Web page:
On top of the bag is a short roll section that can be quickly accessed for a few personal effects or a rain jacket; again, it’s all nicely designed.

The one missing thing are any neat mesh pockets for keeping memory cards. However, the bag does come with two bag accessories, the first is a drawstring lens bag, and the second is a small accessories bag that does feature mesh zipped pockets.

Ultimately the build and handling of the bag is extremely well-considered, giving you plenty of room for kit, comfort and flexibility over its use.

Features

Every bag these days like to have a defining feature, something that marks it out against every other camera bag on the market. The Vanguard VEO 49 Active Trekking Backpack is, as the name highlights, aimed at those looking to go trekking and want to carry their camera kit with them. To that end, all the features around this bag are very much focused on this point, making it an ideal solution for wildlife photographers.

This focus on trekking adn the outdoors means that whereas many bags will make a big point of laptop slots and expandable and modular sections, the VEO Active goes big on those small but important features that will aid your photography and well-being out in the field, wood or moorland.

Firstly the backpack’s camera insert provides plenty of space for a Pro DSLR or Mirrorless with grip and five to six lenses up to 300mm f/2.8 or 150-600mm. On the rear opening, there is a 15-inch laptop and 10-inch tablet slot; these pockets are nice to have but are not a major feature.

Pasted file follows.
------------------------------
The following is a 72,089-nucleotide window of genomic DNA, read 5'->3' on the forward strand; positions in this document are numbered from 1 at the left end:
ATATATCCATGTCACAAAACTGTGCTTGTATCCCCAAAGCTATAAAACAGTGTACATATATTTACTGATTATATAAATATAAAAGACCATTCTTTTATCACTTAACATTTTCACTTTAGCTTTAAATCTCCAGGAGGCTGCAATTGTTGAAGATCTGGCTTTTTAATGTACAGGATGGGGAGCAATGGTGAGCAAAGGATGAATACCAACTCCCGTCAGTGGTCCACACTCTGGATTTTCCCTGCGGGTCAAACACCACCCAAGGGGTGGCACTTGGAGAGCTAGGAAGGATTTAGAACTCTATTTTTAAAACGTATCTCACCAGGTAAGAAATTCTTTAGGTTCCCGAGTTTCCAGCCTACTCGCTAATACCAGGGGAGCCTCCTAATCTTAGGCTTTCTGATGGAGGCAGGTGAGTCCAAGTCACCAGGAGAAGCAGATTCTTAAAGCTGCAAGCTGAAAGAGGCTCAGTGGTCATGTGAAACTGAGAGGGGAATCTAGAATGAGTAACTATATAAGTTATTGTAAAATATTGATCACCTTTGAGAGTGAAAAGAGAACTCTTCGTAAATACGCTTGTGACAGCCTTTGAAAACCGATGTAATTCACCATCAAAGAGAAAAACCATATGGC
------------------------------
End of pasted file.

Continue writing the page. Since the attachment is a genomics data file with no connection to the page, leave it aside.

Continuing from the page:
Inside the roll top

All kit is accessed through the rear of the pack, and the support structure around the bag helps to keep a good solid shape as you delve inside. All outer materials are weather proof and there’s the usual rain cover included if the heaven do open.

On the side are two large tripod pockets; in this test, I found one was ideal for a tripod while the other I used for a water bottle. There is a pocket for a water reservoir, but I don’t have one at the moment; what’s interesting about this pocket is that it’s sealed, so if your reservoir splits or is punctured, the water won’t seep into your bag. Although I didn’t use this for a reservoir pocket for it’s primary purpose, I did store the waterproof cover and my jacket in this pocket after being caught in the rain.

The daypack section is secured with a roll top at the top of the pack. There’s plenty of room for a dry, light waterproof or a few personal effects, but it’s not as large as some that you find on backpacks.

Vanguard VEO 49 Active Trekking Backpack

The USB interface port is a nice feature that is becoming common with Vanguard backpacks. This cable enables you to plug one end into a power pack such as the Tether Tools USB-C 30W PD Battery pack, while the other goes into your phone, iPad or camera.

Along with the large water reservoir pocket and USB pocket, there are plenty of other smaller pockets to stash the kit. Along with the bag comes an additional pouch for memory cards, cables and batteries.

Being a trekking pack, comfort for the Vanguard VEO 49 is high on the list of requirements, and here vanguard has done a great job with the padded harness and back airflow system. The bag has been designed to meet present airline hand luggage restrictions, so if you can tuck in a weekend’s clothing and washkit, you’ll be able to fly through luggage and customs without having to check in luggage.

Performance

Starting with the backpack, there’s a good amount of adjustment in the shoulder straps. The height of the straps can be tightened to raise or released to lower, then tightened in the usual way. The chest strap features a standard buckle, and a larger more robust clip features on the waist strap; again, there’s some fine-tuning of the waist strap that can be done between the strap and the body of the bag.

Taking a few moments before filling the kit to get the pack roughly positioned and adjusted saves time in the long run, and although the pack will need some re-adjustment once the kit is in, the initial fit should act as a good starting point.